Auto manufacturers Volkswagen and Audi have been hit by a data breach following a vendor exposing unsecured data online, resulting in 3.3 million customers being affected.

As the German-owned Volkswagen Group’s subsidiary for North America, Volkswagen Group of America, Inc., or VWGoA for short, is responsible for all Canadian and US operations across several brands of car offered by the company. These include Audi, Lamborghini, Bugatti, Bentley and, of course, Volkswagen.

A recent data breach notice filed with the Attorney General for California and Maine saw VWGoA advise the authority that a vendor had erroneously left data that was unsecured exposed online from August 2019 to May 2021.

Details of a damaging data leak

The US subsidiary of the Volkswagen Group was informed by the vendor in question that an unauthorised individual had managed to access unsecured company data and could potentially have acquired Audi and Volkswagen customer information, along with content on authorised dealers for the brands.

VWGoA confirmed that the largescale breach had involved the data of 3.3 million customers. It added that more than 97 per cent of data affected related to Audi customers and potential buyers.

The type of personal information disclosed varies from customer to customer, but could potentially involve basic contact details to more sensitive data, like social security numbers.

A statement from the North American wing of Volkswagen commented:

“The data included some or all of the following contact information about you: first and last name, personal or business mailing address, email address, or phone number. In some instances, the data also included information about a vehicle purchased, leased, or inquired about, such as the Vehicle Identification Number (VIN), make, model, year, colour, and trim packages.”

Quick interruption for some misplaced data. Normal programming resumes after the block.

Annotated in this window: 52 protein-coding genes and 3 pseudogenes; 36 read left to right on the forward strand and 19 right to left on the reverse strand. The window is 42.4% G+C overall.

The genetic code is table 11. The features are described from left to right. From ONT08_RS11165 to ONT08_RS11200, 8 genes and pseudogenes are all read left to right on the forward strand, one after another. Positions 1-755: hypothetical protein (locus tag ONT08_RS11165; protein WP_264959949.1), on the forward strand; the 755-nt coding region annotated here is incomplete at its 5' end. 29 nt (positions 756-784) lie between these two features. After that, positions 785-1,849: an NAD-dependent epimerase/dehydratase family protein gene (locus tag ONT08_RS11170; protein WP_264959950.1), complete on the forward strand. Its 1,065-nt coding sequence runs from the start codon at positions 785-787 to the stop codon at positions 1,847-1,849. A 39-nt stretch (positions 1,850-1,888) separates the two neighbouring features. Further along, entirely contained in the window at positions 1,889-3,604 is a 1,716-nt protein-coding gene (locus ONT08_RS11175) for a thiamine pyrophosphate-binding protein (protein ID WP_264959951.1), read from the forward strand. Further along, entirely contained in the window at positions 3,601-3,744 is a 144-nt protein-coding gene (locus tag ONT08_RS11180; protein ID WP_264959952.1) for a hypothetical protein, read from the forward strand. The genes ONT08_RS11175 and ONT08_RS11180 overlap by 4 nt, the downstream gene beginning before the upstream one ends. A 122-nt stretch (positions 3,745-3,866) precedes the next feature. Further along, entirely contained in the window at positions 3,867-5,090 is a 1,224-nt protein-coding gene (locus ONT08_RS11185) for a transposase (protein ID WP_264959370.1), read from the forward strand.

The notification added that more sensitive data may also have included details related to customer eligibility for leases, purchases and finance. Over 95 per cent of the confidential information disclosed the customer’s driving licenses, however, a smaller number of data files included dates of birth, tax ID numbers, account numbers and social insurance numbers.

Customers impacted by a data breach

VWGoA wasted no time in notifying all impacted customers and prospective car buyers through emails that warned them to be on their guard and to look out for any suspicious telephone calls, text messages and emails.

For the 90,000 individuals who had the misfortune of having more sensitive personally identifiable information (PII) disclosed, Volkswagen is now providing them with free credit monitoring and protection services to safeguard against any fraudulent attacks. This protection also includes $1 million worth of insurance to defend the impacted customers against incidents of identity theft.

As the personal data was exposed for many months, it is impossible to measure how many unauthorised individuals may have accessed the records. Data subjects whose sensitive information was leaked in the incident are advised to implement a freeze on their personal credit report to make it more difficult for cybercriminals to attempt identity theft and gain lines of credit in their name.